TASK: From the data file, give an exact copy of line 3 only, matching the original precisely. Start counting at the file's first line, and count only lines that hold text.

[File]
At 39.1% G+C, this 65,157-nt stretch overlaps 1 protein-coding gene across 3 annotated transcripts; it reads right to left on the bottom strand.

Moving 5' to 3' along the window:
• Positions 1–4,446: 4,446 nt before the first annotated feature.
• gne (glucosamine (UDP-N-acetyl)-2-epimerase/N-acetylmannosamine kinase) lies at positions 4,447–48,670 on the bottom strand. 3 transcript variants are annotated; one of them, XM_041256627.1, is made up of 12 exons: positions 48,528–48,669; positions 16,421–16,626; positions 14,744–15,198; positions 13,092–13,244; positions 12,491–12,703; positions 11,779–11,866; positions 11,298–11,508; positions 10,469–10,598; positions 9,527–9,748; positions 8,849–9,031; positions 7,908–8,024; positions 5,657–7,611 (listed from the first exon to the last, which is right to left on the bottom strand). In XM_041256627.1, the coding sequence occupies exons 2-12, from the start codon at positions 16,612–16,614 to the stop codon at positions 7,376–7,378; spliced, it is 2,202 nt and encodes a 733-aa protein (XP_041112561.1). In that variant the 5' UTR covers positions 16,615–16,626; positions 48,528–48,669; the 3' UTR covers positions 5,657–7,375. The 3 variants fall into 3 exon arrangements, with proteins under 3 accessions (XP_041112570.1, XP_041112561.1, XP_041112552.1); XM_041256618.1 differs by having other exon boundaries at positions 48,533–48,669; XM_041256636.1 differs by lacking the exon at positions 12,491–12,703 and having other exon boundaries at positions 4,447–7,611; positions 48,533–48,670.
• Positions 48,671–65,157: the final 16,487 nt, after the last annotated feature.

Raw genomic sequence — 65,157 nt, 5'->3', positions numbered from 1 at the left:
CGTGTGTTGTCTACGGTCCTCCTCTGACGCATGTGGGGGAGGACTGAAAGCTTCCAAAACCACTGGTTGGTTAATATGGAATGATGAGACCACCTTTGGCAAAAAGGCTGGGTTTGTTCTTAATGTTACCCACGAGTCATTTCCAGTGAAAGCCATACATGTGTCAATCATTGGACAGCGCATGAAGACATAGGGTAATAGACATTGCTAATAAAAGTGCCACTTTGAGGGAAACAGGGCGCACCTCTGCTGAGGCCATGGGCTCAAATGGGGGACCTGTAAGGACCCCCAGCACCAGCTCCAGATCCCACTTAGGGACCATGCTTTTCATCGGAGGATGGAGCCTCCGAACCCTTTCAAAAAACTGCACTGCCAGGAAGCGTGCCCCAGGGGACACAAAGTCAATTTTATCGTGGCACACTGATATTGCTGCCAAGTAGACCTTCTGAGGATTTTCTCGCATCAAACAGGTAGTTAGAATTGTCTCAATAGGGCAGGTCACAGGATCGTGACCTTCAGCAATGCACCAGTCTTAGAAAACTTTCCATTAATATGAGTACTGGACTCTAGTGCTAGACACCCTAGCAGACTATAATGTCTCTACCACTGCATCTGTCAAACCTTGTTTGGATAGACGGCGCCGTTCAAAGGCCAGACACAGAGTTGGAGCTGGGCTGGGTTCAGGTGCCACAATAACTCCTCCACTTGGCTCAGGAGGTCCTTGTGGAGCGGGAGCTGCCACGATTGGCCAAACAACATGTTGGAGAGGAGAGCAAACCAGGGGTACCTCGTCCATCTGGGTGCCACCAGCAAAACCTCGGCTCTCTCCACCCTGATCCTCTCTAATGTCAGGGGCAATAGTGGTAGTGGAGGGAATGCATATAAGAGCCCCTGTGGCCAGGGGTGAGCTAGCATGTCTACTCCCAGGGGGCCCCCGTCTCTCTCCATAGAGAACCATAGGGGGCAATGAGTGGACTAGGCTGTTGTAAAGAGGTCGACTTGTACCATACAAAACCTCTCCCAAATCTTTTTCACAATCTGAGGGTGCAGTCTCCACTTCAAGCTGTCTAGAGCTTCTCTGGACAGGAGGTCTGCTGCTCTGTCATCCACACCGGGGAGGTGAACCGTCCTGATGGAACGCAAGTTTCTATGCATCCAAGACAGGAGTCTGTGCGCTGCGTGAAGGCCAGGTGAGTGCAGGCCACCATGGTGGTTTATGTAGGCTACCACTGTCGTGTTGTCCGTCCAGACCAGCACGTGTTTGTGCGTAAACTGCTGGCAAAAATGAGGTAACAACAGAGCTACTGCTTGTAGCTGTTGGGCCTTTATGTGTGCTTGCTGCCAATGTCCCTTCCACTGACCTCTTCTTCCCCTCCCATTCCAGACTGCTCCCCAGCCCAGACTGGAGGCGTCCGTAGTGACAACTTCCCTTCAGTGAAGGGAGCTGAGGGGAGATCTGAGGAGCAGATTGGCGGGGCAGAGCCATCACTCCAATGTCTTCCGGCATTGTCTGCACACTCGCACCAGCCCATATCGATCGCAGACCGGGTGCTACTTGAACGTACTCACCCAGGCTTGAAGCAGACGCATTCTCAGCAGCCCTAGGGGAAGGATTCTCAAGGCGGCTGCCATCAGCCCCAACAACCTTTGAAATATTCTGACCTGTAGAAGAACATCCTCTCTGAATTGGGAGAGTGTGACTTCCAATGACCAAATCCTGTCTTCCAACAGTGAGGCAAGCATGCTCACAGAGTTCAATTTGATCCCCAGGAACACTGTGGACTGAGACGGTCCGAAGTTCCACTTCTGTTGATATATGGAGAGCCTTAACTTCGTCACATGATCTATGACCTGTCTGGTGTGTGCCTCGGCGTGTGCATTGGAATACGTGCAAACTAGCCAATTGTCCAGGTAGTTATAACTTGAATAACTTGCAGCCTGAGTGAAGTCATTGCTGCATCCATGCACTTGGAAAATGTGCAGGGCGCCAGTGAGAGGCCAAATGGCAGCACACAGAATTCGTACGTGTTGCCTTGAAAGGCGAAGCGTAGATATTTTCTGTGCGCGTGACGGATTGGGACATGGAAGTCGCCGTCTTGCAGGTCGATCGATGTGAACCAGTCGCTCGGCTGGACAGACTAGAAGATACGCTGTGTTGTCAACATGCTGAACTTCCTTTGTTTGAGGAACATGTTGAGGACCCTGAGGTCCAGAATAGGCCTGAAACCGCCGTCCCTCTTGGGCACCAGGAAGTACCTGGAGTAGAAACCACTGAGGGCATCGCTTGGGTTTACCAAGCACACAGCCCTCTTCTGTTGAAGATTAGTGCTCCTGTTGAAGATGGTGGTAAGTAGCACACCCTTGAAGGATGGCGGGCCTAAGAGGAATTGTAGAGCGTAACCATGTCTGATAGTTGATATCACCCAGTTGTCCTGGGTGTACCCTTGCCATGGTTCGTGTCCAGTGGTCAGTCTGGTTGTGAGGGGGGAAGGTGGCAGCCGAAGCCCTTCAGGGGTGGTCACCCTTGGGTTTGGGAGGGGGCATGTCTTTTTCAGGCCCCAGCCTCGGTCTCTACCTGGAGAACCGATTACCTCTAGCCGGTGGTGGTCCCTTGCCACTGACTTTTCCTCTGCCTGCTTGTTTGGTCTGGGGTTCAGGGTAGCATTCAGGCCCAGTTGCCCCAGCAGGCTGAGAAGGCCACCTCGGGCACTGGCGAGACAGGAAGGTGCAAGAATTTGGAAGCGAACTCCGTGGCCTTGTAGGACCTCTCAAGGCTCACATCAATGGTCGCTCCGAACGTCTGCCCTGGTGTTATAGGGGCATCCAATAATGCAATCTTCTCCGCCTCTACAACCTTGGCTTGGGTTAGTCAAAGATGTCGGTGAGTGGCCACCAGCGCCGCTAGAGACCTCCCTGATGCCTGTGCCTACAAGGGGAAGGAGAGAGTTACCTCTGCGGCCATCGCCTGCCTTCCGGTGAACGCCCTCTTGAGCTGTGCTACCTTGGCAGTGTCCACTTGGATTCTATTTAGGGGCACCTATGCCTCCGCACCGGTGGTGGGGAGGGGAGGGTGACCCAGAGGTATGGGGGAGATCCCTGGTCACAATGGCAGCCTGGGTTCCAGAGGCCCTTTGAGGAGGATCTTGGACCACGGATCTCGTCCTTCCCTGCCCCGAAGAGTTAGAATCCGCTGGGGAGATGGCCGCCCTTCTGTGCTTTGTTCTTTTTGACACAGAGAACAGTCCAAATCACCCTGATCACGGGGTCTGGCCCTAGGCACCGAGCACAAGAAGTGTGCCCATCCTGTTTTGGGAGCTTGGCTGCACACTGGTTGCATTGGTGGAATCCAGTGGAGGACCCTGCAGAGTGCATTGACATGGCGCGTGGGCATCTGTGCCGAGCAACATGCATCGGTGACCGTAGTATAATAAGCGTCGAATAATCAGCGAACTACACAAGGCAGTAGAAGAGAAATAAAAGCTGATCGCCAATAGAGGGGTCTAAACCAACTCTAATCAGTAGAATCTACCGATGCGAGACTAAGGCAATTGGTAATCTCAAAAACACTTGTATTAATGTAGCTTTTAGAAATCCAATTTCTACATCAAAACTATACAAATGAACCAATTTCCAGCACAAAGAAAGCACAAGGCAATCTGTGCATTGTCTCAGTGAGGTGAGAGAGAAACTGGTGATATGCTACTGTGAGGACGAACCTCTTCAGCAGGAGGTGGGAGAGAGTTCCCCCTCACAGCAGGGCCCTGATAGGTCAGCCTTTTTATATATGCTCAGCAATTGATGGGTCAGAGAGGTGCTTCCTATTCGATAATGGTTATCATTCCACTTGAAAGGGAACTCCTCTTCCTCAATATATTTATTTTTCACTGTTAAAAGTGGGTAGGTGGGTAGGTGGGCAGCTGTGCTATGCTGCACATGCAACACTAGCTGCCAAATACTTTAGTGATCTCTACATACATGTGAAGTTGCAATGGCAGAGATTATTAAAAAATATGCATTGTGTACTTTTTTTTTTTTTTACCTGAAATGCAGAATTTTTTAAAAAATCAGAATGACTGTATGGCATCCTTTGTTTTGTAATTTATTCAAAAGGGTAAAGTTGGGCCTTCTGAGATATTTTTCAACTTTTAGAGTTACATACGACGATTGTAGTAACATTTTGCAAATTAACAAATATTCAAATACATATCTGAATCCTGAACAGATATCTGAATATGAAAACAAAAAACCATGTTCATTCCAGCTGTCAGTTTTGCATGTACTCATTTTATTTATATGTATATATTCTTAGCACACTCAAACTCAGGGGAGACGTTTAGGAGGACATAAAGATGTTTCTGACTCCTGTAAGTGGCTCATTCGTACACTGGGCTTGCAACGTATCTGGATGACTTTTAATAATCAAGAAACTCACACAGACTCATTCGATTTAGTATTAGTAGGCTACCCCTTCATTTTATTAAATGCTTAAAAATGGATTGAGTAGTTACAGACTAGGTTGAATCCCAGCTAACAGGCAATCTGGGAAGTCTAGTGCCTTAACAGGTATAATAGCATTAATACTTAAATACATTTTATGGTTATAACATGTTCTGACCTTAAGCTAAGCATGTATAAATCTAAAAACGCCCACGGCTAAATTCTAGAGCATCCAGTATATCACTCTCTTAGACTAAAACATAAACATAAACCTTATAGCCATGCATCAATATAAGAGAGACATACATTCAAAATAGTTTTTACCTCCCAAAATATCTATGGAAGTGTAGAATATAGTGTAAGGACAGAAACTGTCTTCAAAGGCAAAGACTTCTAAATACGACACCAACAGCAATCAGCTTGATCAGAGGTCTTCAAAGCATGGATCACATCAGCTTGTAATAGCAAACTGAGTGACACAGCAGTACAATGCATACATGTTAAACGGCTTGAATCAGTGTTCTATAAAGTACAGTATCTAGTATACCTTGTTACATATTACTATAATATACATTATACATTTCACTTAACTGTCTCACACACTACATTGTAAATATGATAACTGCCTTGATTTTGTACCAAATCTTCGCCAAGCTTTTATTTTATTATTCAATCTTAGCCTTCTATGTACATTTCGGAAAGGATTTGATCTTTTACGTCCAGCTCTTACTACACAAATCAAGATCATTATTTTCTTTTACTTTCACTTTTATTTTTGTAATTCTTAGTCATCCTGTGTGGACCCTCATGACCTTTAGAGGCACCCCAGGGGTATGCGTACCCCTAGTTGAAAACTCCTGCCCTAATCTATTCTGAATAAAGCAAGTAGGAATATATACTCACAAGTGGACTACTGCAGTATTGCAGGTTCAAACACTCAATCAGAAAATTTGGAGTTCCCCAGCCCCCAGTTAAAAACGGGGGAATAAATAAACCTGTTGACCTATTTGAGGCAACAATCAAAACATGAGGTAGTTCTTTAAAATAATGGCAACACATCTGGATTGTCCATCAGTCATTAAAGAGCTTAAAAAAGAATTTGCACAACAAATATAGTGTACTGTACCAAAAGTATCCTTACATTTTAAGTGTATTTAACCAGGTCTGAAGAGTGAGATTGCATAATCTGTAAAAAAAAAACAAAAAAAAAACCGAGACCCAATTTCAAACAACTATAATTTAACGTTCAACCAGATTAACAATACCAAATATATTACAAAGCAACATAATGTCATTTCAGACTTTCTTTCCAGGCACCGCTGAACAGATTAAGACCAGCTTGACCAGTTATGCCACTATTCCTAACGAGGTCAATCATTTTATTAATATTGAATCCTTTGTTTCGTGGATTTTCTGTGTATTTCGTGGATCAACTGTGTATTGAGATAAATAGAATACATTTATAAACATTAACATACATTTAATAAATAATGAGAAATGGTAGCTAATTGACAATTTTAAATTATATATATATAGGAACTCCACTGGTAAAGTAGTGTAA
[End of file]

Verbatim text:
• Positions 1–4,446: 4,446 nt before the first annotated feature.